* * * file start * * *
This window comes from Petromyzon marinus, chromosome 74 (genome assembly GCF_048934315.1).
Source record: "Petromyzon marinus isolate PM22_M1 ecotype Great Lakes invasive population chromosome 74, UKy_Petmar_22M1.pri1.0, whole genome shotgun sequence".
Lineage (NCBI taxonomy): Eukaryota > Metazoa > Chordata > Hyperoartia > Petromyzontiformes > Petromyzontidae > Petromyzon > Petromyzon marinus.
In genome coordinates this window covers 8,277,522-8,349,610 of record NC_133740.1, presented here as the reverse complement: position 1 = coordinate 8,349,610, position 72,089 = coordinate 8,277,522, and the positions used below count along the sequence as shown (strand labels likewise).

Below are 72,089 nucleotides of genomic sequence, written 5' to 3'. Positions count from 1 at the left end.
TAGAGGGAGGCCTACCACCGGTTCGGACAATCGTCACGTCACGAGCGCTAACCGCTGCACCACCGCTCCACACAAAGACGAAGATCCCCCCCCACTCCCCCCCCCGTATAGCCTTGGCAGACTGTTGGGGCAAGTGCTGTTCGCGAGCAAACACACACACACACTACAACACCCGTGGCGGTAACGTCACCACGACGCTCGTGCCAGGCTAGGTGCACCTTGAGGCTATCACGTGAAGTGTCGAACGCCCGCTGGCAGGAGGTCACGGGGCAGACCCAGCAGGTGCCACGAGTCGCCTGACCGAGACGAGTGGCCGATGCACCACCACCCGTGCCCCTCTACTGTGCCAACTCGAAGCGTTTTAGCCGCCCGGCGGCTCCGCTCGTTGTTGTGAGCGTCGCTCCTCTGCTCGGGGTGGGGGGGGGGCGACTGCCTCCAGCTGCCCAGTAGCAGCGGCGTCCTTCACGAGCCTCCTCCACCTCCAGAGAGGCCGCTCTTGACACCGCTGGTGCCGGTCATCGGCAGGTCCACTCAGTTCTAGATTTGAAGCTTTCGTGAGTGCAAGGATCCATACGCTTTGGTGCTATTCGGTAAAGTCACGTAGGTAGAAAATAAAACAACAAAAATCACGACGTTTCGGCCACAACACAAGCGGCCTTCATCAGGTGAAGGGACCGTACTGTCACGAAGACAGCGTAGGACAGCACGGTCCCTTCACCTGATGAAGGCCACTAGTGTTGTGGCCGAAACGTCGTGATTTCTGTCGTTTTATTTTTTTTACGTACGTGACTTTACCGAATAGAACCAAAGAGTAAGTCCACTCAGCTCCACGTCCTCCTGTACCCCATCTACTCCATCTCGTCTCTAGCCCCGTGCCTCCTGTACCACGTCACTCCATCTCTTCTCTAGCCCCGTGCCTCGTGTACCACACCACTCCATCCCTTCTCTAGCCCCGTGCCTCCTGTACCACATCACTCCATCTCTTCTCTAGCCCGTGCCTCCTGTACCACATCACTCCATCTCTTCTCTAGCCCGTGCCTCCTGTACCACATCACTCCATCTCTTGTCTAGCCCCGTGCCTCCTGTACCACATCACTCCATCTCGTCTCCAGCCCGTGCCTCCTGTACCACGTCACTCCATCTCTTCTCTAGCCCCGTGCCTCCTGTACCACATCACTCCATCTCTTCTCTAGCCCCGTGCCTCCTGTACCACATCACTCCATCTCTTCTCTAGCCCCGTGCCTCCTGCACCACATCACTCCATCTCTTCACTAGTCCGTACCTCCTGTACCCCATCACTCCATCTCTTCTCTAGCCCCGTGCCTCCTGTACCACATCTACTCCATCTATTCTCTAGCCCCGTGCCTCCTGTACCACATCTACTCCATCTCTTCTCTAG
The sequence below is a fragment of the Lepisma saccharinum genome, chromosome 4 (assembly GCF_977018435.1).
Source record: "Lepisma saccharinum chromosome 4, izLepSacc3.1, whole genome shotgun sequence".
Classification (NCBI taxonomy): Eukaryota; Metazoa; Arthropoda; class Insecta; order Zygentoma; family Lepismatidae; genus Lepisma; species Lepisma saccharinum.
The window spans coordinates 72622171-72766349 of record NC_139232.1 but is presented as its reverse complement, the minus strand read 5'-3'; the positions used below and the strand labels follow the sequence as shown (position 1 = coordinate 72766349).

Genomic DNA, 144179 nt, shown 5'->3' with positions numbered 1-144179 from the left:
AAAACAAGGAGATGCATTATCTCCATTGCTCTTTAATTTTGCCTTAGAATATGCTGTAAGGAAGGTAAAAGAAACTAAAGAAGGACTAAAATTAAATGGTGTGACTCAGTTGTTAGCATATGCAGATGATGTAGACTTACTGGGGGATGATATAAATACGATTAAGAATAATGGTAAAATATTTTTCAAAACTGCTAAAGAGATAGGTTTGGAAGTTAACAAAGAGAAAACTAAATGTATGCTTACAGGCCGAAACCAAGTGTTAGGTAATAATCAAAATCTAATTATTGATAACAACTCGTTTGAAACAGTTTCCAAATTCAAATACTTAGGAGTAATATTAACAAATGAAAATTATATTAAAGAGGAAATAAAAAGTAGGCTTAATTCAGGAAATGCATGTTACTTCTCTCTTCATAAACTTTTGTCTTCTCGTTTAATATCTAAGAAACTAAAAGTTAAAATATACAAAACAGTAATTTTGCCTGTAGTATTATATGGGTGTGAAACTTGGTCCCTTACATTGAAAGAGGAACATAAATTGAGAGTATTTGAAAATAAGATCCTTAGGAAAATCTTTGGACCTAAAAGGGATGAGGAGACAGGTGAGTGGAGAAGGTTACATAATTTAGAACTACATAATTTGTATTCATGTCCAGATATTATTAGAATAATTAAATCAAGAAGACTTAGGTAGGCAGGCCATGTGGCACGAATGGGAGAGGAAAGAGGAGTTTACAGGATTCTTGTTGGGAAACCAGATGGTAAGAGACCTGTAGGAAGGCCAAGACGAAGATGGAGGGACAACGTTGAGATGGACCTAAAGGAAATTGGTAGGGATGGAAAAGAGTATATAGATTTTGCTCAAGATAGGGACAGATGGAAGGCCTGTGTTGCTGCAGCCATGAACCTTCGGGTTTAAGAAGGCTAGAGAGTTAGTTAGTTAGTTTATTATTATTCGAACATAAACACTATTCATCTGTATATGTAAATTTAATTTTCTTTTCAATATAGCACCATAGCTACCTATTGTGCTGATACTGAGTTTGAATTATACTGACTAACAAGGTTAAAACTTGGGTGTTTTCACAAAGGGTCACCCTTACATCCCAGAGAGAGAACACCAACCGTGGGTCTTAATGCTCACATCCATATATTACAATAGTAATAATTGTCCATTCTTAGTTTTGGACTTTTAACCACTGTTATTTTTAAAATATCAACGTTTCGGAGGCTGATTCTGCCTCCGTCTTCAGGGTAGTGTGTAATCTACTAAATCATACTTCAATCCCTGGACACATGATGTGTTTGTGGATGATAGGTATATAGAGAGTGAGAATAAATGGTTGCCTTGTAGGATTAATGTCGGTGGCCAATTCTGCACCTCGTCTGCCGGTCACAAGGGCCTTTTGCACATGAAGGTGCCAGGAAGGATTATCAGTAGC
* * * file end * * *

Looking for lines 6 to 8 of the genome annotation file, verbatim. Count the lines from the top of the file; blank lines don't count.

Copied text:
TAGAGGGAGGCCTACCACCGGTTCGGACAATCGTCACGTCACGAGCGCTAACCGCTGCACCACCGCTCCACACAAAGACGAAGATCCCCCCCCACTCCCCCCCCCGTATAGCCTTGGCAGACTGTTGGGGCAAGTGCTGTTCGCGAGCAAACACACACACACACTACAACACCCGTGGCGGTAACGTCACCACGACGCTCGTGCCAGGCTAGGTGCACCTTGAGGCTATCACGTGAAGTGTCGAACGCCCGCTGGCAGGAGGTCACGGGGCAGACCCAGCAGGTGCCACGAGTCGCCTGACCGAGACGAGTGGCCGATGCACCACCACCCGTGCCCCTCTACTGTGCCAACTCGAAGCGTTTTAGCCGCCCGGCGGCTCCGCTCGTTGTTGTGAGCGTCGCTCCTCTGCTCGGGGTGGGGGGGGGGCGACTGCCTCCAGCTGCCCAGTAGCAGCGGCGTCCTTCACGAGCCTCCTCCACCTCCAGAGAGGCCGCTCTTGACACCGCTGGTGCCGGTCATCGGCAGGTCCACTCAGTTCTAGATTTGAAGCTTTCGTGAGTGCAAGGATCCATACGCTTTGGTGCTATTCGGTAAAGTCACGTAGGTAGAAAATAAAACAACAAAAATCACGACGTTTCGGCCACAACACAAGCGGCCTTCATCAGGTGAAGGGACCGTACTGTCACGAAGACAGCGTAGGACAGCACGGTCCCTTCACCTGATGAAGGCCACTAGTGTTGTGGCCGAAACGTCGTGATTTCTGTCGTTTTATTTTTTTTACGTACGTGACTTTACCGAATAGAACCAAAGAGTAAGTCCACTCAGCTCCACGTCCTCCTGTACCCCATCTACTCCATCTCGTCTCTAGCCCCGTGCCTCCTGTACCACGTCACTCCATCTCTTCTCTAGCCCCGTGCCTCGTGTACCACACCACTCCATCCCTTCTCTAGCCCCGTGCCTCCTGTACCACATCACTCCATCTCTTCTCTAGCCCGTGCCTCCTGTACCACATCACTCCATCTCTTCTCTAGCCCGTGCCTCCTGTACCACATCACTCCATCTCTTGTCTAGCCCCGTGCCTCCTGTACCACATCACTCCATCTCGTCTCCAGCCCGTGCCTCCTGTACCACGTCACTCCATCTCTTCTCTAGCCCCGTGCCTCCTGTACCACATCACTCCATCTCTTCTCTAGCCCCGTGCCTCCTGTACCACATCACTCCATCTCTTCTCTAGCCCCGTGCCTCCTGCACCACATCACTCCATCTCTTCACTAGTCCGTACCTCCTGTACCCCATCACTCCATCTCTTCTCTAGCCCCGTGCCTCCTGTACCACATCTACTCCATCTATTCTCTAGCCCCGTGCCTCCTGTACCACATCTACTCCATCTCTTCTCTAG
The sequence below is a fragment of the Lepisma saccharinum genome, chromosome 4 (assembly GCF_977018435.1).
Source record: "Lepisma saccharinum chromosome 4, izLepSacc3.1, whole genome shotgun sequence".